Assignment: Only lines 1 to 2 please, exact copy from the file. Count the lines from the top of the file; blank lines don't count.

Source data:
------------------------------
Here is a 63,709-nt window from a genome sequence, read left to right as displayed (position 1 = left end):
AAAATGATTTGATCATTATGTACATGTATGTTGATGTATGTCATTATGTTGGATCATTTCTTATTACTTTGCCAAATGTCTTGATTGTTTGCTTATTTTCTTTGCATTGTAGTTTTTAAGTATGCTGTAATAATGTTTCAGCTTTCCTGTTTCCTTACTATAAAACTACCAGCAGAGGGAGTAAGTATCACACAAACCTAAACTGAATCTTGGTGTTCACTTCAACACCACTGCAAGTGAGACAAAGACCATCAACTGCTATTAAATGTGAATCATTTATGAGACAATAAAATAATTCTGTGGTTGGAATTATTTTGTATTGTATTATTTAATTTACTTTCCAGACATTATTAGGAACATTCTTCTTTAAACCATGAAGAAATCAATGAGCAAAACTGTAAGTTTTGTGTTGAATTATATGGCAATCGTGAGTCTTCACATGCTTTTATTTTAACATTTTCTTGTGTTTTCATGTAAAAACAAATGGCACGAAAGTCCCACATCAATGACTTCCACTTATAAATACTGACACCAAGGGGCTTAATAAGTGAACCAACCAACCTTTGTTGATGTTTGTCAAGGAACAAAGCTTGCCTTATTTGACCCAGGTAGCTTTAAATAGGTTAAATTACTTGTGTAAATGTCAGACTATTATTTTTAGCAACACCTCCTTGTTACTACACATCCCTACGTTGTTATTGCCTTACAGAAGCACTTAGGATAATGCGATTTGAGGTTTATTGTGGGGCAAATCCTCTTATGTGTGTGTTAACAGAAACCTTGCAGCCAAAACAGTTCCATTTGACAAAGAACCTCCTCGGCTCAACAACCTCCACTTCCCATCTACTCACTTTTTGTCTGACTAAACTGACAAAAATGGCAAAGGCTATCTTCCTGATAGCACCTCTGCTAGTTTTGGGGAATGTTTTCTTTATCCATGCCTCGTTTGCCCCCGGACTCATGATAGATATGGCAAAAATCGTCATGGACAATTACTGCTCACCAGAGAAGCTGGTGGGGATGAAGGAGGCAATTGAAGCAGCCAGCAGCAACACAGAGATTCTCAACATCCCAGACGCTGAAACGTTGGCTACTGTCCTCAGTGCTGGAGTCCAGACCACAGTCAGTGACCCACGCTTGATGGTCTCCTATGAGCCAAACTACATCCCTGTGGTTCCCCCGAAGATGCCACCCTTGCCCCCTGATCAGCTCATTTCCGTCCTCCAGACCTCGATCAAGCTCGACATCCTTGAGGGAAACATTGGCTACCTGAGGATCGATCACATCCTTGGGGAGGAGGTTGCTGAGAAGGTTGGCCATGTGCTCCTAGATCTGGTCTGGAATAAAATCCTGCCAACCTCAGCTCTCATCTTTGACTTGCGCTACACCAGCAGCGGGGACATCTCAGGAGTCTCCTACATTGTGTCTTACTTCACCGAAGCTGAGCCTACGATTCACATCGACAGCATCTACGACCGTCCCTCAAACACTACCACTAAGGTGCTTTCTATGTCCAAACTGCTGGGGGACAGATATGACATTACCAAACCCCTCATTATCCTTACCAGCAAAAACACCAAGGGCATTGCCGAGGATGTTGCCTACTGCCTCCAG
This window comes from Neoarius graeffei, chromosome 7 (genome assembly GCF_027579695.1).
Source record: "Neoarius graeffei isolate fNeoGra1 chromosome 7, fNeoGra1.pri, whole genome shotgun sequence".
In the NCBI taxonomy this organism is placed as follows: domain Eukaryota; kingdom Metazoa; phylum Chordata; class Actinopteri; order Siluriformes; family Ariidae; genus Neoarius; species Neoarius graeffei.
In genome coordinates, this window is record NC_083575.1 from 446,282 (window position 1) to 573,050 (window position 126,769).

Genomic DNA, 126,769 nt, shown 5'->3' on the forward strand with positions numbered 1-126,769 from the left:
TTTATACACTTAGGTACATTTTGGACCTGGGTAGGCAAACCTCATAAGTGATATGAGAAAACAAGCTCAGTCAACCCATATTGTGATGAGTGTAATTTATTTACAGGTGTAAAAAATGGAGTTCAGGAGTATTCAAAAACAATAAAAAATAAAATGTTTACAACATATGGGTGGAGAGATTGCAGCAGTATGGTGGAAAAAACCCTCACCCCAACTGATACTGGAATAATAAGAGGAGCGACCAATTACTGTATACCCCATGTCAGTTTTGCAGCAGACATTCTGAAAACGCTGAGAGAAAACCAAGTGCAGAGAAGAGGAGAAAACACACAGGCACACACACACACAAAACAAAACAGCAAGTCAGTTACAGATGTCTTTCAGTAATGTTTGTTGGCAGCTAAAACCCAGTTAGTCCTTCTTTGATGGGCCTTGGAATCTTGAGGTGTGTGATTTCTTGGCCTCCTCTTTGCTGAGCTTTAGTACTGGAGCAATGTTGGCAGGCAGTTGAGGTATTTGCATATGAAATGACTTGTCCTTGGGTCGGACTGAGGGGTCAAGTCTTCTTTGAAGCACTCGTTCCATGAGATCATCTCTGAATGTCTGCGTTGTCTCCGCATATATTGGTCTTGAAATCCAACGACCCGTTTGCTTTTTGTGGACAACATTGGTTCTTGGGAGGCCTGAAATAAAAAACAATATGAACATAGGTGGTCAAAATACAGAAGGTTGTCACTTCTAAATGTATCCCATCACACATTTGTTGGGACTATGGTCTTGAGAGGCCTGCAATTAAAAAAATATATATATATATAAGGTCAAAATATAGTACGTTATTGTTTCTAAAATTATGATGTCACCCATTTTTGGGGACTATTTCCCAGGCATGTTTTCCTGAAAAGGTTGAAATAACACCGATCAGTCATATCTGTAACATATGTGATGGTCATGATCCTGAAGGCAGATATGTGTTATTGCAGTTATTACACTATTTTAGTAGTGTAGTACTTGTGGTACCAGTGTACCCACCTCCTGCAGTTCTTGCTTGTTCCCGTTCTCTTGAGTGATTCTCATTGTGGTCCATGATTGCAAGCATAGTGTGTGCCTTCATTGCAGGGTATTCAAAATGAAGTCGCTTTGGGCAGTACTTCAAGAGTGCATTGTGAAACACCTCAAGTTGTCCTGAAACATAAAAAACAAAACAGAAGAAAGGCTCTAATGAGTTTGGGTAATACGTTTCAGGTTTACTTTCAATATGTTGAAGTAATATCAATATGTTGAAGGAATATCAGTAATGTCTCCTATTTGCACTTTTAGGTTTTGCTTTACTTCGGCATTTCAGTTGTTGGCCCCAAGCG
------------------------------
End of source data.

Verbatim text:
Here is a 63,709-nt window from a genome sequence, read left to right as displayed (position 1 = left end):
AAAATGATTTGATCATTATGTACATGTATGTTGATGTATGTCATTATGTTGGATCATTTCTTATTACTTTGCCAAATGTCTTGATTGTTTGCTTATTTTCTTTGCATTGTAGTTTTTAAGTATGCTGTAATAATGTTTCAGCTTTCCTGTTTCCTTACTATAAAACTACCAGCAGAGGGAGTAAGTATCACACAAACCTAAACTGAATCTTGGTGTTCACTTCAACACCACTGCAAGTGAGACAAAGACCATCAACTGCTATTAAATGTGAATCATTTATGAGACAATAAAATAATTCTGTGGTTGGAATTATTTTGTATTGTATTATTTAATTTACTTTCCAGACATTATTAGGAACATTCTTCTTTAAACCATGAAGAAATCAATGAGCAAAACTGTAAGTTTTGTGTTGAATTATATGGCAATCGTGAGTCTTCACATGCTTTTATTTTAACATTTTCTTGTGTTTTCATGTAAAAACAAATGGCACGAAAGTCCCACATCAATGACTTCCACTTATAAATACTGACACCAAGGGGCTTAATAAGTGAACCAACCAACCTTTGTTGATGTTTGTCAAGGAACAAAGCTTGCCTTATTTGACCCAGGTAGCTTTAAATAGGTTAAATTACTTGTGTAAATGTCAGACTATTATTTTTAGCAACACCTCCTTGTTACTACACATCCCTACGTTGTTATTGCCTTACAGAAGCACTTAGGATAATGCGATTTGAGGTTTATTGTGGGGCAAATCCTCTTATGTGTGTGTTAACAGAAACCTTGCAGCCAAAACAGTTCCATTTGACAAAGAACCTCCTCGGCTCAACAACCTCCACTTCCCATCTACTCACTTTTTGTCTGACTAAACTGACAAAAATGGCAAAGGCTATCTTCCTGATAGCACCTCTGCTAGTTTTGGGGAATGTTTTCTTTATCCATGCCTCGTTTGCCCCCGGACTCATGATAGATATGGCAAAAATCGTCATGGACAATTACTGCTCACCAGAGAAGCTGGTGGGGATGAAGGAGGCAATTGAAGCAGCCAGCAGCAACACAGAGATTCTCAACATCCCAGACGCTGAAACGTTGGCTACTGTCCTCAGTGCTGGAGTCCAGACCACAGTCAGTGACCCACGCTTGATGGTCTCCTATGAGCCAAACTACATCCCTGTGGTTCCCCCGAAGATGCCACCCTTGCCCCCTGATCAGCTCATTTCCGTCCTCCAGACCTCGATCAAGCTCGACATCCTTGAGGGAAACATTGGCTACCTGAGGATCGATCACATCCTTGGGGAGGAGGTTGCTGAGAAGGTTGGCCATGTGCTCCTAGATCTGGTCTGGAATAAAATCCTGCCAACCTCAGCTCTCATCTTTGACTTGCGCTACACCAGCAGCGGGGACATCTCAGGAGTCTCCTACATTGTGTCTTACTTCACCGAAGCTGAGCCTACGATTCACATCGACAGCATCTACGACCGTCCCTCAAACACTACCACTAAGGTGCTTTCTATGTCCAAACTGCTGGGGGACAGATATGACATTACCAAACCCCTCATTATCCTTACCAGCAAAAACACCAAGGGCATTGCCGAGGATGTTGCCTACTGCCTCCAG